In final effort to revive herds, 6 remaining caribou to be relocated to rearing pen
When last members of South Selkirk, South Purcell herds are moved, species will disappear from contiguous U.S.
Caribou are about to disappear completely from the contiguous United States — and the B.C. government is to blame.
In a desperate measure to try to save the mountain caribou's most southerly herds, provincial biologists are about to purposely relocate the last remaining animals that range into the states south of B.C.
Large caribou populations still exist in Alaska, Yukon and B.C., though their numbers have been in steady decline.
The two herds near the province's southern border contain just six mountain caribou between them: two cows in the South Selkirk herd around Nelson, and three bulls and a cow in the South Purcell herd, near Kimberley.
All six will be netted and taken to a rearing pen north of Revelstoke.
"The plan is to capture the remaining six animals this winter," says biologist Leo Degroot, who adds that their numbers can no longer sustain the herds.
"They are functionally extirpated already. Two females on their own have no future. And in the Purcells, three bulls and a cow are functionally extirpated as well."
'They are basically the walking dead'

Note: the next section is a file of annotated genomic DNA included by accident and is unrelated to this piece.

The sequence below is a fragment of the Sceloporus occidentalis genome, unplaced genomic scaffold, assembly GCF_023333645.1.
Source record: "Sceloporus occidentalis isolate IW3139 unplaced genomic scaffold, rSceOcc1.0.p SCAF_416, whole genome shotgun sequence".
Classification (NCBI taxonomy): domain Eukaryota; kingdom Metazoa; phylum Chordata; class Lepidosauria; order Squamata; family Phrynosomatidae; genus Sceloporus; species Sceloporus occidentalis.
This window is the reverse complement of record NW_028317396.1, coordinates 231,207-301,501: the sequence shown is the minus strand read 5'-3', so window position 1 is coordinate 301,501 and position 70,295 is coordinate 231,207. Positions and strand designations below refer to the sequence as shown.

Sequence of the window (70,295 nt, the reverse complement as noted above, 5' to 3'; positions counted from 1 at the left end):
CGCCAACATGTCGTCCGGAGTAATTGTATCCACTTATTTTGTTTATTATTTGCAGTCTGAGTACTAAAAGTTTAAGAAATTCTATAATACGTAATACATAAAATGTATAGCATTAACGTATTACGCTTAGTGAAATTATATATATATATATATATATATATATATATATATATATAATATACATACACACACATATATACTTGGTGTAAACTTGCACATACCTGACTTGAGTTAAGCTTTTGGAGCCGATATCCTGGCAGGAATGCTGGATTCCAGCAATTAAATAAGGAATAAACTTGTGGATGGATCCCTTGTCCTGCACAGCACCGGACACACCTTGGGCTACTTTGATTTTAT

The relocation of Canada's most southerly herds of caribou means they'll disappear from their territory in the lower U.S. states completely. The South Selkirk caribou are the last of the species to range into Washington and Idaho.
The Kalispel Tribe in Washington has tried to help revive the herd without any success.
"Culturally, they are such a significant animal historically, and it is definitely not where we want to be. But it's better then letting the population blink out and lose the genetics entirely,' said tribe spokesperson Mike Lithgow.
After biologists capture the six remaining caribou, they hope to try captive breeding at the Revelstoke pen, which was set up deep in the bush to keep caribou away from predators.
If the plan works, biologists hope to one day restock the two southern herds.
"I'm not surprised the animals are being taken out of the habitat," says Candace Batycki, an advocate with the Yellowstone to Yukon Conservation Initiative.
"They are basically the walking dead. This is a last-ditch effort. The question we have to ask ourselves is, 'how did it get to this state?'"
With files from Bob Keating